Hide those symbols!

Last week I have written in passing about my old linking-collision script. Since then I restarted working on it and I have a few comments to give again.

First of all, you might have seen the 2008 GhostScript bug — this is a funny story; back in 2008 when I started working on finding and killing symbol collisions between libraries and programs, I filed a bug with GhostScript (the AFPL version), since it exported a symbol that was present, with the same name, in libXfont and libt1. I found that particularly critical since they aren’t libraries used in totally different applications, as they are all related to rendering data.

At the time, the upstream GS developer (who happens to be one of the Xiph developers, don’t I just love those guys?) asked me to provide him with a real-world crash. Since any synthetic testcase I could come up with would look contrived, I didn’t really want to spend time trying to come up with one. Instead I argued the semantic of the problem, explaining why, albeit theoretical at that point, the problem should have been solved. No avail, the bug was closed at the time with a threat that anyone reopening it would have its account removed.

Turns out in 2011 that there is a program that does link together both libgs and libt1: Evince. And it crashes when you try to render a DVI document (through libt1), containing an Encapsuled PostScript (EPS) image (rendered through GhostScript library). What a surprise! Even though the problem was known and one upstream developer (Henry Stiles) knows that the proper fix is using unique names for internal functions and data entries, the “solution” was limited to the one colliding symbol, leaving all the others to be found in the future to have problems. Oh well.

Interestingly, most packages don’t seem to care about their internal symbols, be them libraries or final binaries. On final binaries this is usually not much of a problem, as two binaries cannot collide with one another, but it doesn’t mean that the symbol couldn’t collide with another library — for this reason, the script now ignores symbols that collide only between executables, but keeps listing those colliding with at least one library.

Before moving on to how to hide those symbols, I’d like to point out that the Ruby-Elf project page has a Flattr button, while the sources are on Gitorious GitHub for those who are curious.

Update (2017-04-22): as you may know, Gitorious was acquired by GitLab in 2015 and turned down the service. So the project is now on GitHub. I also stopped using Flattr a long time ago.

You can now wonder how to hide the symbols; one way that I often suggest is to use the GCC-provided -fvisibility=hidden support — this is obviously not always an option as you might want to support older versions, or simply don’t want to start adding visibility markers to your library. Thankfully there are two other options you can make use of; one is to directly use the version script support from GNU ld (compatible with Sun’s, Apple’s and gold for what it’s worth); basically you can then declare something like:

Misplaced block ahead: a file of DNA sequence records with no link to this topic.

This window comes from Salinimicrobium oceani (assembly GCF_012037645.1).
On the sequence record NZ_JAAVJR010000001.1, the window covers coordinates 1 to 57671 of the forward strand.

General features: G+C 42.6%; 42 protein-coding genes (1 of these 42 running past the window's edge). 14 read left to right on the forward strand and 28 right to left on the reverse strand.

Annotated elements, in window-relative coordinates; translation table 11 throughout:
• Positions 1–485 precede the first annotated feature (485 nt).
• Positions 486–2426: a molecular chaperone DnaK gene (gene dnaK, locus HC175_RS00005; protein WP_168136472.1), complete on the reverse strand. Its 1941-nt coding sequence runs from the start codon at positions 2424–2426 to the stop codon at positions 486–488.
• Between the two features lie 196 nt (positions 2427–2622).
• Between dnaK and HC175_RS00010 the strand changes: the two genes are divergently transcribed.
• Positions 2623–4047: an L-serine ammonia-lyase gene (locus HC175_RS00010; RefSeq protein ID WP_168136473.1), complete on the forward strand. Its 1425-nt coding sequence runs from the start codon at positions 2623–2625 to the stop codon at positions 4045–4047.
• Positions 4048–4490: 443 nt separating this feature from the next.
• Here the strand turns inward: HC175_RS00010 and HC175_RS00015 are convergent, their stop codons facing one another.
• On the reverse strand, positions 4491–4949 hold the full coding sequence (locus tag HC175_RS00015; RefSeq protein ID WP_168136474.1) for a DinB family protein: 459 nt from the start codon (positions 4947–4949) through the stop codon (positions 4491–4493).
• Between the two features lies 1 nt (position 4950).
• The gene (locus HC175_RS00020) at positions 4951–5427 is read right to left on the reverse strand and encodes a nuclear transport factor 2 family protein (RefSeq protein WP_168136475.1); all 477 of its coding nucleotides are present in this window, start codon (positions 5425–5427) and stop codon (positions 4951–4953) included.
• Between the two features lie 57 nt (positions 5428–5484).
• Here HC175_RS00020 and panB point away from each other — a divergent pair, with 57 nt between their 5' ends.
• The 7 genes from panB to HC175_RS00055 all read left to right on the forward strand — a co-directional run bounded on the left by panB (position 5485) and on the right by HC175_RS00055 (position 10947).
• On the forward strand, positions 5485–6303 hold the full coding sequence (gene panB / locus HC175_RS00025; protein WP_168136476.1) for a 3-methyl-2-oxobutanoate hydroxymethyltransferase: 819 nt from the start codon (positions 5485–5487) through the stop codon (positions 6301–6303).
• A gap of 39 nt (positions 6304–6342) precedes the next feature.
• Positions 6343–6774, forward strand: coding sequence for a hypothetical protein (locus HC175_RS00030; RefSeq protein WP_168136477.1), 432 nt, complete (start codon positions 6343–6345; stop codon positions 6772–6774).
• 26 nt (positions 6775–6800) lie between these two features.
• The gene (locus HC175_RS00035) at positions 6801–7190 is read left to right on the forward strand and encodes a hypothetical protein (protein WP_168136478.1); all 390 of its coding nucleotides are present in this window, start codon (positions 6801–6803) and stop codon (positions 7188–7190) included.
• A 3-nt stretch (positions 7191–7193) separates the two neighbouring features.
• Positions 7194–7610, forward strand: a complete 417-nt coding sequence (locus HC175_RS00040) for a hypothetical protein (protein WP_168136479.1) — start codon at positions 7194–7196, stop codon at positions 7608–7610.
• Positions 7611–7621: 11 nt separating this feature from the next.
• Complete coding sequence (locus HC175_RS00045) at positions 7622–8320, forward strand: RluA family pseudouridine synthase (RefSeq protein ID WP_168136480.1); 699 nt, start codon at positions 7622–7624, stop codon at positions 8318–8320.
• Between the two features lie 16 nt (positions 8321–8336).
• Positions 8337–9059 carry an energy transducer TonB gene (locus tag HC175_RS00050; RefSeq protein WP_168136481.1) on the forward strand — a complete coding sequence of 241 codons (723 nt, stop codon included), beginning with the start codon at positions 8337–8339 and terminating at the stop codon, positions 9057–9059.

{
  global:
    func1;
    func2;
    func3;
  local: *;
}

This way only the three named functions would be exported, and everything else will be hidden. While this option works quite nicely, it often sounds too cumbersome, mostly because version scripts are designed to allow setting multiple versions to the symbols as well. But that’s not the only option, at least if you’re using libtool.

In that case there are, once again, two separate options: one is to provide it with a list of exported symbols, similar to the one above, but with one-symbol-per-line (-export-symbols SYMBOL-FILE), the other is to provide a regular expression of symbols to export (-export-symbols-regex REGEX), so that you just have to name the symbols correctly to have them exported or not. This loses the advantage of multiple versions for symbols – but even that is a bit hairy so I won’t get there – but gains the advantage of working with generating Windows libraries as well, where you have to list the symbols to export.

I’d have to add here that hiding symbols for executables should also reduce their startup time, as the runtime loader (ld.so) doesn’t need to look up a long list of symbols when preparing the binary to be executed; the same goes for libraries. So in a utopia world where each library and program only exports its tiny, required list of symbols, the system should also be snappier. Think about it.

2 thoughts on “Hide those symbols!

  1. A very important advantage of -fvisibility=hidden vs linker-based solutions is enabling compiler to perform more agressive optimization by default (notably inlining and cloning). Clang compiler does this by default (thus violating interposition semantics) but GCC shared lib compilations are significantly limited by default.

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